In the circle that is life, it is often difficult to imagine what would happen if our path diverged. While some of us remain fearful of the unknown, there exist others who embrace the difference. In author, Bruce Weber’s latest work, “Life Is a Wheel: Love, Death, Etc. and a Bike Ride Across America,” readers meet a man well into his mid-life, accepting the challenge ahead.
In 2011, at 57-years-old, Weber traveled across America, cycling over 4,000 miles from Astoria, Ore., to New York, N.Y. While his adventures were first published as separate snippets, the travelogue grew to become a connection of narrative adventures, oftentimes revisiting his first major cycling trip nearly 20 years before. Weber’s professional writing skills as a New York Times obituary writer and journalist lend itself to the work. The succinct style follows every sinuous action of Weber’s route from the Pacific to Atlantic Coasts across every stretch of the horizon.
Roaming alone, Weber reflects on the experiences he shares with the many people he meets along the way, demonstrating not only his penchant for curiosity, but also of the world’s. One might question why Weber sought out the journey and what led him to take on such a dubious challenge in the middle of his life. Weber simply replies: “[T]here are two kinds of people, those who understand such a journey and those who don’t.” As one might imagine, Weber, having cycled across America, not once, but twice, demonstrates that while one might take the same route, the journey is never the same.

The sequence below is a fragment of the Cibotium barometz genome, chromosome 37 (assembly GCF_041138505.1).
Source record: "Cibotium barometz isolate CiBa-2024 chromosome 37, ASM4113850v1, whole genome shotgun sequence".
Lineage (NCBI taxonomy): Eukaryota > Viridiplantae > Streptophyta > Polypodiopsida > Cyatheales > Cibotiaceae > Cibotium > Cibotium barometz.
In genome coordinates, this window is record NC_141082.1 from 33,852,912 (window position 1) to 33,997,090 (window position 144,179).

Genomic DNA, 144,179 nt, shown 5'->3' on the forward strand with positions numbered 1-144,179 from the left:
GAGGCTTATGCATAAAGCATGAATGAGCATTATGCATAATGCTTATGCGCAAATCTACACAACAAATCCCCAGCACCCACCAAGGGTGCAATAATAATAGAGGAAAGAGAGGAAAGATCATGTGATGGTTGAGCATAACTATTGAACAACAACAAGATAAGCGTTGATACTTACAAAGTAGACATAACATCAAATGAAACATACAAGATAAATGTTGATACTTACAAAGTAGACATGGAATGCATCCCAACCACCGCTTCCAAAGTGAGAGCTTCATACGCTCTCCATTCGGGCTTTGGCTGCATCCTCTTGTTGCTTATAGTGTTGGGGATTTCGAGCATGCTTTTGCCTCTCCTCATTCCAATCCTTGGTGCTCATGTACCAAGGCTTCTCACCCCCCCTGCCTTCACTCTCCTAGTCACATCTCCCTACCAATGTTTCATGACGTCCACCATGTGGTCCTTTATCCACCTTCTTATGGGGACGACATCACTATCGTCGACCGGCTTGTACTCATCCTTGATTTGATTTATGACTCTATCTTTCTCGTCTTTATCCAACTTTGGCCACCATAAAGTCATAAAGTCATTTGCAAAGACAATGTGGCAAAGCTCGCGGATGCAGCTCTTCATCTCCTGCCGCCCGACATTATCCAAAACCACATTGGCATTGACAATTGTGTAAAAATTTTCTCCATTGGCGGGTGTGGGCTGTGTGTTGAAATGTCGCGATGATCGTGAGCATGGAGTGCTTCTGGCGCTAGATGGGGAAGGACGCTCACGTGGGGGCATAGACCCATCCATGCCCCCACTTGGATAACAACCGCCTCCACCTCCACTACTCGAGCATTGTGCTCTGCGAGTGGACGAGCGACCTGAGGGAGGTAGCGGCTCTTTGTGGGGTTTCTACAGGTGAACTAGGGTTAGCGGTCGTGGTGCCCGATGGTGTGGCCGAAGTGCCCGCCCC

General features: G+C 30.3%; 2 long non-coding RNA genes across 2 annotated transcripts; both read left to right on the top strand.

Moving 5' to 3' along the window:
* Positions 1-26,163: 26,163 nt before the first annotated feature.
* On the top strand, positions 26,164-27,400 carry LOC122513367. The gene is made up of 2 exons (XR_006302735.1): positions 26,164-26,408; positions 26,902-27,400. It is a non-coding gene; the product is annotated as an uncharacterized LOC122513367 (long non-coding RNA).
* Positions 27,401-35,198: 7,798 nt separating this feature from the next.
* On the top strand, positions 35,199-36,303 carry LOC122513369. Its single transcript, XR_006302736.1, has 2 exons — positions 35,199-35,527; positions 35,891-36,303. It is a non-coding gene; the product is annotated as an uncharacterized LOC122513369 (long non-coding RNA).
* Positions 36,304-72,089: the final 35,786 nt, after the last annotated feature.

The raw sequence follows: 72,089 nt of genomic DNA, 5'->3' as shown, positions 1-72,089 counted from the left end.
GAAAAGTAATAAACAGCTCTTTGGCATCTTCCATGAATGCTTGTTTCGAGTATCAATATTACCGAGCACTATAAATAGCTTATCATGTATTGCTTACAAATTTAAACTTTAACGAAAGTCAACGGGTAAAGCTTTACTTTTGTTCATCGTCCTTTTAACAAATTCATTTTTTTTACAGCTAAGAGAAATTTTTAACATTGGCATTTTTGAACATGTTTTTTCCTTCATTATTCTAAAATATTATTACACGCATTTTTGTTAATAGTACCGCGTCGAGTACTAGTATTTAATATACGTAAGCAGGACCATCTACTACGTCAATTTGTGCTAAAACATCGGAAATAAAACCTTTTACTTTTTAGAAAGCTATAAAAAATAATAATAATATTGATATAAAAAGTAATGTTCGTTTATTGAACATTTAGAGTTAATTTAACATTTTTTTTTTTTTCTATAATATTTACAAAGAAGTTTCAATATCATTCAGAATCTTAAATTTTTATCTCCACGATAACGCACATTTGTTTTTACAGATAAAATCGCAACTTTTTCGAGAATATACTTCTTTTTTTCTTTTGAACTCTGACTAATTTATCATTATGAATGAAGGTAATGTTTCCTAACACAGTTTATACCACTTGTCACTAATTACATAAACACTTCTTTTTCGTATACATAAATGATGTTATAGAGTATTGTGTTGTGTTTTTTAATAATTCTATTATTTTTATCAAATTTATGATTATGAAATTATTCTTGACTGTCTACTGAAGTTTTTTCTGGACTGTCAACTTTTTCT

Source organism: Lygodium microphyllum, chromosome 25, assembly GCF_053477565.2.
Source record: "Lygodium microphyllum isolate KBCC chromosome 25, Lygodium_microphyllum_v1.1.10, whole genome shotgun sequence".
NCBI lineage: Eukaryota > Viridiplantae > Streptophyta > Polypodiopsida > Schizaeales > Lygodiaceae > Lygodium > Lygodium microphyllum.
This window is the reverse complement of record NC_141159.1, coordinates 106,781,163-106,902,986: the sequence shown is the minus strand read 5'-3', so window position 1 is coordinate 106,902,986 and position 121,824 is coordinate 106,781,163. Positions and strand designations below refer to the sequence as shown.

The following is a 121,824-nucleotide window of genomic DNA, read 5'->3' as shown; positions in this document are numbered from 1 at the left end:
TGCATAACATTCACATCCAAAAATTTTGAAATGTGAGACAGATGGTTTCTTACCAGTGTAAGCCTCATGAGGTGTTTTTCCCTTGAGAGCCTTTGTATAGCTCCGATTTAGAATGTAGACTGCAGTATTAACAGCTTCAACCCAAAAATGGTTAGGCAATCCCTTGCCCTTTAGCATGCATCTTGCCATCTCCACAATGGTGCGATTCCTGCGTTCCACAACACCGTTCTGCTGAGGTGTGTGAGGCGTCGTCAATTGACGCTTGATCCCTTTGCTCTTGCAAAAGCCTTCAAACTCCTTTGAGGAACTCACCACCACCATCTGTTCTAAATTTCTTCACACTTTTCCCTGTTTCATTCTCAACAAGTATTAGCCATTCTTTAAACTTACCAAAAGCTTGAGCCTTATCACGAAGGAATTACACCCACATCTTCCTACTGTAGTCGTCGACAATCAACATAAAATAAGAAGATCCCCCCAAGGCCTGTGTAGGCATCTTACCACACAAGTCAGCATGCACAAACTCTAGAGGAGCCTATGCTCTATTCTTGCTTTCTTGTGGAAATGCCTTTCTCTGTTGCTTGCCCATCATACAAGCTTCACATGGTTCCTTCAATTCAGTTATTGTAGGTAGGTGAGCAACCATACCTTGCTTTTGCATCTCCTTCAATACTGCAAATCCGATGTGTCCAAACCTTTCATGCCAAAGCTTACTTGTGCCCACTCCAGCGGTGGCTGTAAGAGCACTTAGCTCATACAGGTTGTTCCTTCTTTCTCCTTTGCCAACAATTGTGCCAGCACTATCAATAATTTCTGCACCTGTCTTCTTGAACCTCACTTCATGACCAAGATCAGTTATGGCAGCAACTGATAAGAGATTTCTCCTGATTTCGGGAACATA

Three parts separate the work: The West (Part I), American Gulliver (Part II), and The East, Eventually (Part III). There is great symmetry to the work in its symbolism that life, much like Weber’s passage, is a series of cycles alternating like gears from easy to difficult. The travelogue presents in a two-fold manner as Weber takes a three-month journey across America with his head and heart keeping to the pace.
Any cycling enthusiast would enjoy the read, but the adventure is more than that. Every mile of the winding wheel becomes a meditation on life, both a critical and provocative look into the universe and its expectations for us. Weber concludes the work with his second cycling journey now behind him, but reminding us that no matter the road we take, there will always remain a chance for further exploration — “Twice isn’t enough? Maybe not.”